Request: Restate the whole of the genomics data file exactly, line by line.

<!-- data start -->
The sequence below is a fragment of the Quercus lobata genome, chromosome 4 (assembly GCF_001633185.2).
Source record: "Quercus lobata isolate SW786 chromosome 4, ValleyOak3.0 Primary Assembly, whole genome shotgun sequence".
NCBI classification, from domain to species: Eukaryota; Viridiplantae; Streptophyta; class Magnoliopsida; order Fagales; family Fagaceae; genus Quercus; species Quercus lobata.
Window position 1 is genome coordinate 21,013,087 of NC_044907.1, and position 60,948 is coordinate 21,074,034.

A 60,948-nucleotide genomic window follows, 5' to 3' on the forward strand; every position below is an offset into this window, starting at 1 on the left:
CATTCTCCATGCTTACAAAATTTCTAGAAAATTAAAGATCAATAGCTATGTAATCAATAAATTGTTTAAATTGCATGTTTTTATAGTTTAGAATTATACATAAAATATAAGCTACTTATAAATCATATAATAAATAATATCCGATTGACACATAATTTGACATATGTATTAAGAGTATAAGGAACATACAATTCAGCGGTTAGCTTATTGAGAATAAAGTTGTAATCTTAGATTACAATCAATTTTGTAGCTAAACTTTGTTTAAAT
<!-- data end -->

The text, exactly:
The sequence below is a fragment of the Quercus lobata genome, chromosome 4 (assembly GCF_001633185.2).
Source record: "Quercus lobata isolate SW786 chromosome 4, ValleyOak3.0 Primary Assembly, whole genome shotgun sequence".
NCBI classification, from domain to species: Eukaryota; Viridiplantae; Streptophyta; class Magnoliopsida; order Fagales; family Fagaceae; genus Quercus; species Quercus lobata.
Window position 1 is genome coordinate 21,013,087 of NC_044907.1, and position 60,948 is coordinate 21,074,034.

A 60,948-nucleotide genomic window follows, 5' to 3' on the forward strand; every position below is an offset into this window, starting at 1 on the left:
CATTCTCCATGCTTACAAAATTTCTAGAAAATTAAAGATCAATAGCTATGTAATCAATAAATTGTTTAAATTGCATGTTTTTATAGTTTAGAATTATACATAAAATATAAGCTACTTATAAATCATATAATAAATAATATCCGATTGACACATAATTTGACATATGTATTAAGAGTATAAGGAACATACAATTCAGCGGTTAGCTTATTGAGAATAAAGTTGTAATCTTAGATTACAATCAATTTTGTAGCTAAACTTTGTTTAAAT